Monday, September 14, 2009

Your friendly neighborhood witch

I talk a lot about pagans here, and I realized I have never taken a moment to explain who I am talking about.
Pagans, like most other religions, have subdivisons. By parthenon, by practice, and sometimes by experience of the person practicing. As a rule, when dealing with pagans, if you encounter:
1) the person who knows everything about "the burning times" or whatnot, ignore them.
2) the fluffy, sweetie, teenage girl who thinks magic is all love and cupcakes (and spells is magick, which personally pisses me right the hell off), ignore her.
3) the gothy type who believes that magic (or magick) is all dark and terrible, back away slowly and then ignore them (note, these are the people who get confused with "satanists".)
If you weed out the crazies then you usually get the base of the community. Assuming you can find them, since they tend to hide. Pagans form large communities* and then smaller covens based on religions within that community. Divisons happen from time to time, and groups are not allowed to attend community events, really just normal church politics.
These pagans are your neighbors, or your co-workers. You may think they are Catholic, we blend best with Catholics if we aren't "out". They are the co-worker who works Christmas, or Easter, but wants off on the oddest days in the middle of the week. We are the neighbor who throws parties that involves people burning strange stuff in the fire pit. Nothing bad or out of hand, but just strange. We are normal people with kids and jobs, and too often others kind of lose sight of that. We get confused with those dark gothy types, or those fluffy bunny types and then people assume we are all like that.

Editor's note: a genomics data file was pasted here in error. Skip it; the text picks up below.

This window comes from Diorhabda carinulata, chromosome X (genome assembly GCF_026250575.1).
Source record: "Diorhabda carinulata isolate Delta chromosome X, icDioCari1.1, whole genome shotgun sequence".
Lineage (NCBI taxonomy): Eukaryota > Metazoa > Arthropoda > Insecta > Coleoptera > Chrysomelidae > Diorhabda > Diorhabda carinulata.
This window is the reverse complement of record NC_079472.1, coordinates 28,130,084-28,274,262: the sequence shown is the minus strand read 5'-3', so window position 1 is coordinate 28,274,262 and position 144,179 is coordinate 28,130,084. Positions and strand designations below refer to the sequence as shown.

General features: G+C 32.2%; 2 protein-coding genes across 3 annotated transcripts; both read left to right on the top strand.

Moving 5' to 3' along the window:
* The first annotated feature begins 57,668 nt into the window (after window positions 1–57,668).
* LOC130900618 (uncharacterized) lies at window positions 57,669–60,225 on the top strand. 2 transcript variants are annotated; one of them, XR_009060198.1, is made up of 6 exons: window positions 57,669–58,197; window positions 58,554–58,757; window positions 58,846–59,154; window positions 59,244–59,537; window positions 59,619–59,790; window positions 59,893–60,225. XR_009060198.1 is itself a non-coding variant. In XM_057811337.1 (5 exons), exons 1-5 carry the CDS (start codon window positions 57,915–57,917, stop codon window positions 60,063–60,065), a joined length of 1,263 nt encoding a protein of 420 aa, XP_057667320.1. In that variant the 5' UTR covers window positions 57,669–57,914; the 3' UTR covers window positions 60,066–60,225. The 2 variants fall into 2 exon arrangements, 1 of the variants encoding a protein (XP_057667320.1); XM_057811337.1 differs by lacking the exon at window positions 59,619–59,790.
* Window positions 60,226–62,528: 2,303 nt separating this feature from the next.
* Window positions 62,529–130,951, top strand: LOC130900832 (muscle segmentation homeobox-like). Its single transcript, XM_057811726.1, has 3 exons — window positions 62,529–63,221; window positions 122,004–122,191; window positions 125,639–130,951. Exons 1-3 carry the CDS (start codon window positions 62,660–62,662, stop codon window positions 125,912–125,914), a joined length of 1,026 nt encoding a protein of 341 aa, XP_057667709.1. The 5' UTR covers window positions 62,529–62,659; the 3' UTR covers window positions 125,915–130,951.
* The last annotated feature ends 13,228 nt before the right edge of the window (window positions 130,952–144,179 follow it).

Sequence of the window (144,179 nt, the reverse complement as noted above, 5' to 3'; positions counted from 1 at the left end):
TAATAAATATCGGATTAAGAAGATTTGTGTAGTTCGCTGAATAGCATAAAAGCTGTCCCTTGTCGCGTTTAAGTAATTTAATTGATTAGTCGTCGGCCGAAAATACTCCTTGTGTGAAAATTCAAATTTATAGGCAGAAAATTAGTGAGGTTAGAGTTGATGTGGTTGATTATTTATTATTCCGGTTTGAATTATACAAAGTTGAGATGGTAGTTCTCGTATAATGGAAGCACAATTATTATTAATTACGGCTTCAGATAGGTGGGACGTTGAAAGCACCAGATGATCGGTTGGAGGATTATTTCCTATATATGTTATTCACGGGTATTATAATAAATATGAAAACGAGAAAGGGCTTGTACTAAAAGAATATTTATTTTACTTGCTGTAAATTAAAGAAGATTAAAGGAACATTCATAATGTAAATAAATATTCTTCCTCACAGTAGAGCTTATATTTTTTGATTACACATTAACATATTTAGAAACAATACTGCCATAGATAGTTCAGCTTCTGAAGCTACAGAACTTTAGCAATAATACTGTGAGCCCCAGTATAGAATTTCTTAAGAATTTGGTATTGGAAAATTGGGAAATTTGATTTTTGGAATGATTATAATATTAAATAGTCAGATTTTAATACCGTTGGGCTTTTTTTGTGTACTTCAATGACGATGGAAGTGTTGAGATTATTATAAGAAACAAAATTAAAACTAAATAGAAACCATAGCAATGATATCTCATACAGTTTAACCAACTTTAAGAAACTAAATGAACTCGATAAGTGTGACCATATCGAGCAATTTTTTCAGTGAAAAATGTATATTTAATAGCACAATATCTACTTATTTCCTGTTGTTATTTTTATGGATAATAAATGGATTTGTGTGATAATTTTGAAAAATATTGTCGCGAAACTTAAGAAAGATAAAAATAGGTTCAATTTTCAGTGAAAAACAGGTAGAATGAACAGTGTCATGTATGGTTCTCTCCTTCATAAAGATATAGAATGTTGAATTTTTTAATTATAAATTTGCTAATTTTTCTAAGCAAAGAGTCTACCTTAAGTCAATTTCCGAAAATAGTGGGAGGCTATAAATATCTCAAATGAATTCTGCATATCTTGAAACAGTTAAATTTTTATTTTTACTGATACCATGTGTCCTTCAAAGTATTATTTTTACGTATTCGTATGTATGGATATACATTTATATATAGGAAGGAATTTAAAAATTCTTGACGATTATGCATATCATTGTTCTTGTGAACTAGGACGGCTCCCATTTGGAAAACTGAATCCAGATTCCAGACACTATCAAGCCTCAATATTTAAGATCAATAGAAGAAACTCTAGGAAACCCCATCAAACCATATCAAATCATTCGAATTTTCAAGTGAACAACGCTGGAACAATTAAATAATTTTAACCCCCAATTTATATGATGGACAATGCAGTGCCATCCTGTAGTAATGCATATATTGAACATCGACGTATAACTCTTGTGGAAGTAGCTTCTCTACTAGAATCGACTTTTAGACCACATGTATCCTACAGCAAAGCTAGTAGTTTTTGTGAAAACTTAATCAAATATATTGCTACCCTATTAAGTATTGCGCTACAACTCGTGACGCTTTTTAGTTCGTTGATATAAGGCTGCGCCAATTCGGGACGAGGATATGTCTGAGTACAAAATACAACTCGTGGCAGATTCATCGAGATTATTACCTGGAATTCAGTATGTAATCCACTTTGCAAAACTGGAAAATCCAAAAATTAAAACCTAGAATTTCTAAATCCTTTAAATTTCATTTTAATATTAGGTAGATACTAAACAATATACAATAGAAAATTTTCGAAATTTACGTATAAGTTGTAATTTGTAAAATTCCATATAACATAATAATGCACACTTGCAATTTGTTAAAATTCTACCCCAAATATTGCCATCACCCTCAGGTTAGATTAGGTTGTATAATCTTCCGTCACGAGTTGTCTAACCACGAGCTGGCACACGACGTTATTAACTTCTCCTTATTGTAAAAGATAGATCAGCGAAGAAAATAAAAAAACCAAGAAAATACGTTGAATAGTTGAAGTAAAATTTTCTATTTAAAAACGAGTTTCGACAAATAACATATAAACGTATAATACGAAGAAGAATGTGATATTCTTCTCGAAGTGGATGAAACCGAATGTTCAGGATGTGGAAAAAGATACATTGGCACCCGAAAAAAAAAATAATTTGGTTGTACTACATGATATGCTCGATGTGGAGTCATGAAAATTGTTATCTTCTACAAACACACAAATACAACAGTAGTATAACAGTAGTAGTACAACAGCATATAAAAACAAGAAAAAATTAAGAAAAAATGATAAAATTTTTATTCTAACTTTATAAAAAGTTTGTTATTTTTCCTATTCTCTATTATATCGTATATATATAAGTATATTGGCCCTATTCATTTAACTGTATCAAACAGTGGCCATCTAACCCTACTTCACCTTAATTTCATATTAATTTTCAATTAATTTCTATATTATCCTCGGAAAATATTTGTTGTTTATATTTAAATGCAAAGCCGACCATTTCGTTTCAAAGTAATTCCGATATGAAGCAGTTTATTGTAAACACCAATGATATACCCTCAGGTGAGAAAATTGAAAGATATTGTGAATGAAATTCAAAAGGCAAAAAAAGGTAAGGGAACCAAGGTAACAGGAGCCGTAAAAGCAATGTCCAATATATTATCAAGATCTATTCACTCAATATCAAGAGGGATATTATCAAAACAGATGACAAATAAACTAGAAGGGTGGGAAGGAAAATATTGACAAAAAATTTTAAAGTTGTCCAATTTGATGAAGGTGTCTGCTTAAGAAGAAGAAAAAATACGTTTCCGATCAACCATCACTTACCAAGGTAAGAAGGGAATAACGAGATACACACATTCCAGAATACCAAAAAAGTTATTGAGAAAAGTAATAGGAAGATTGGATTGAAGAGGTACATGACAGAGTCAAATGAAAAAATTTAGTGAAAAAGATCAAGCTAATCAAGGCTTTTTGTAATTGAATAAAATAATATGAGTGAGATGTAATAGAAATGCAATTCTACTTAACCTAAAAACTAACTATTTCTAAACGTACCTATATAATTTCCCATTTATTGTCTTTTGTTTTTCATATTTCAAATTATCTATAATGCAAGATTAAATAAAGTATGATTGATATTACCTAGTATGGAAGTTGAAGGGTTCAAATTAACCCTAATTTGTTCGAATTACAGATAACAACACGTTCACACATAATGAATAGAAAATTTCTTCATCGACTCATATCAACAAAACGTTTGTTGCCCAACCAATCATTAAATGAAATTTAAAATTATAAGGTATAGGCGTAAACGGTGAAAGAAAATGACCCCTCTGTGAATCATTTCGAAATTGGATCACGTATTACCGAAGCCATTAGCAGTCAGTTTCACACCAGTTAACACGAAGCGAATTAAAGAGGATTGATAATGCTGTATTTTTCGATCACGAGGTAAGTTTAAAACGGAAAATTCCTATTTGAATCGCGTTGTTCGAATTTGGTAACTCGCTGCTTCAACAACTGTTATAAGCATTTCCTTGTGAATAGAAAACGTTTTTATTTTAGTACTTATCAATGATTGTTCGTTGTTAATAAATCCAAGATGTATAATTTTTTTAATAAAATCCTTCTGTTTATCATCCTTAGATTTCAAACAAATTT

So, when I talk about pagans, I'm talking about your average person who just happens to have a small table in there house that you can NOT touch. And a locked chest that you aren't allowed to open. Your regular old person, with regular old problems.

*Interesting thing with that, when the communities form online, which they sometimes do, they can become multi-faith communities who include Christian, Jewish, atheist, and any other point of view out there. I've talked about this before, but it never ceases to amaze me that this happens and that everyone gets along. It gives me hope for people.

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